What was my interest and what was the value of this topic giving me as a professional?

I questioned these over and over.

The one question that struck me was who would benefit from me submitting an article or blog post? The way I intend to read these topics is to increase my CPD and by doing that I would keep on top of my professional reading whilst

The way I intend to read these topics is to increase my CPD and by doing that I would keep on top of my professional reading whilst showing my CPD with various library blogs.

The next question then I came to is who do I choose? I am not prepared to join every association nor am I going to read through all the library blogs that are live.

What I am prepared to do is sit down and look at who I am interested in and see what they are interested in. Moreover, I decided which of the library conferences or unconferences will I be able to attend this year, certainly not all of them. As I noted the ones I would like to attend I matched the organisation or association that arranges them.

From here I noted many things, by focusing on a few library associations and joining them I could connect with a wider network yet control the flow of new information. I could then engage with this new information on a scheduled basis, newsletters, webinars, lectures etc. As I have a keen interest in social media I wanted to not lose this global platform for interaction so I chose an organisation that was not based in Ireland but had a presence on Twitter.

Here I began to engage more with a selective few that were happy for me to blog or tweet about the topics in their newsletters or webinars. The access to the professional information was more defined, I still find other pieces serendipitously but I take my professional reading from these organisations first and foremost.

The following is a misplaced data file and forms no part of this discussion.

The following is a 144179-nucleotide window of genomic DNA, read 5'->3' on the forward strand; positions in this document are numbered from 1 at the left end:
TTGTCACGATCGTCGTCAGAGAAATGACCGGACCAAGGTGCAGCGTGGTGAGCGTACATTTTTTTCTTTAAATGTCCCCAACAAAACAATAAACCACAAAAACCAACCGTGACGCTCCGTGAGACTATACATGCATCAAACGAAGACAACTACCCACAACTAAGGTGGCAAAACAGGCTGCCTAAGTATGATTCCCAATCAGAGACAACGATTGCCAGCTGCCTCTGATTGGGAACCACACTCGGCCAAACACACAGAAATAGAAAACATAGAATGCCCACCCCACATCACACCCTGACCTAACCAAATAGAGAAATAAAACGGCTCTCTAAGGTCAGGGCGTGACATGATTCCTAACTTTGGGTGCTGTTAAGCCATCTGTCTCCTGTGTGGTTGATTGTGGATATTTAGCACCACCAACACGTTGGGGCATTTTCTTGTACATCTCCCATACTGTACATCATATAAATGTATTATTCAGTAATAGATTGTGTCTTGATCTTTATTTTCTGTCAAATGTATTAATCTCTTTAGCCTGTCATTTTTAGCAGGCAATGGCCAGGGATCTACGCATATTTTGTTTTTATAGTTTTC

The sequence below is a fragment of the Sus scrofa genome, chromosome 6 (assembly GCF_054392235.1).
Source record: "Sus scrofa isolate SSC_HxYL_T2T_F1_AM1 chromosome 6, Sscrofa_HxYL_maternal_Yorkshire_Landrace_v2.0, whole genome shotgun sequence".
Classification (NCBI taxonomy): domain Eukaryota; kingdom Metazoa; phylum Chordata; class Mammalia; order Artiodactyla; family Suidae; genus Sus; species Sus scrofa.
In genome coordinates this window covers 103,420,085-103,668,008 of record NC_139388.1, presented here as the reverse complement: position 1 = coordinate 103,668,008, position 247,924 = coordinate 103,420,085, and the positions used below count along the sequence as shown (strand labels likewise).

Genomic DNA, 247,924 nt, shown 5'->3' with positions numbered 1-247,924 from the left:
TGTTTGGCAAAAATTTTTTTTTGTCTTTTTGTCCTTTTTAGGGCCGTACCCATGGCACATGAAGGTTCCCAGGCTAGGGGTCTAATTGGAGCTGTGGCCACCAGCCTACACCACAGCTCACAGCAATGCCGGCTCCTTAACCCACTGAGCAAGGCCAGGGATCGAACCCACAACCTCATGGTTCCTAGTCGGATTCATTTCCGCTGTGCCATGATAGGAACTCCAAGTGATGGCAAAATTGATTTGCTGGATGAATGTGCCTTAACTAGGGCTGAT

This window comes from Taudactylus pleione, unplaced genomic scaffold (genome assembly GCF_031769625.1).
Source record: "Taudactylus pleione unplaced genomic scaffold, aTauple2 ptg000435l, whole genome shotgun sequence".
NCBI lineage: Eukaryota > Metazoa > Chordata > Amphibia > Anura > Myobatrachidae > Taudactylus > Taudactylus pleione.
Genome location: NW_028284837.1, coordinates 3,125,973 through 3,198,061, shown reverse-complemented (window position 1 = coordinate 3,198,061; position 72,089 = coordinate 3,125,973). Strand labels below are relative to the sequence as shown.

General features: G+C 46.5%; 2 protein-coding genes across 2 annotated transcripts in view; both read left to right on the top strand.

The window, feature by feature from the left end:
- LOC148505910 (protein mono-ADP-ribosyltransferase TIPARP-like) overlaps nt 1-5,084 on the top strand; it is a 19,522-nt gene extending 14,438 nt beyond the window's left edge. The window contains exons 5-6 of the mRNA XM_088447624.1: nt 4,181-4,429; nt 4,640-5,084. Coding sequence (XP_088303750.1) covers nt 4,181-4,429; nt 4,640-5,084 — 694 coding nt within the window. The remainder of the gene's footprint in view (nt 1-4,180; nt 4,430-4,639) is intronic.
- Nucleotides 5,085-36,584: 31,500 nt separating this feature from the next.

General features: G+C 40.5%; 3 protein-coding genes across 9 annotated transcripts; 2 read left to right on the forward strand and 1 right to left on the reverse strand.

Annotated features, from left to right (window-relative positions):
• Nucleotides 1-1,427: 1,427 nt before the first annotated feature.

I am no longer overloaded with unnecessary information, the lesson learned here is you don’t have to read it, only read it if it interests you. From there do plan to produce a piece of writing something from the article or journal.

Happy Reading!

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Writing guest posts for LIS Blogs

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Deciding to write a guest post? What are you waiting for?

It can be very daunting writing a blog post for a professional blog rather than writing for your own blog. However there are many ways of getting past this, the first step is to look closely at the content that is being produced.

Still daunted? I didn’t think so. The content is exactly the same as you produce personally.  My personal fear is having others view what I have written. Questioning, is it good enough? Have I made a total mess of the conference review and worst of all did I miss anything?

Many LIS blogs welcome guest posts with wide open arms. And the content is totally up to you, (within reason of course, it will still be reviewed by the editorial board) in my own experience I have written about events, seminars and conferences that I have attended over the last year or so.

Writing about conferences and events is great however it may only be of advantage to people within Ireland who could not attend on the day. In order to produce a blog post that can be viewed and discussed by people in and outside Ireland, decide to brave and write about current LIS topics that are causing a stir.

What are the benefits of writing guest posts?

LIS Blogs are highly important when building a professional profile; many of the professionals that maintain LIS blogs interlink their work with professionals in the UK and America.

It is this global platform that gives the first and most important benefit in writing for LIS blogs. This is why I have previously mentioned creating posts that will cause a global discussion.

Personally for me the main benefit is confidence. It has given me confidence in my writing. Guest posts have built my confidence in how to critically assess a topic or event and enabled me to be confident in engaging with others throughout the LIS profession.

I have written for three professional LIS blogs, Libfocus, LAI CDG, and New Professionals Day Ireland (NPD).

In writing these guest posts you build on your individual professional profile and CPD, it connects you with many more LIS professionals which in turn helps you develop and grow with your LIS sector.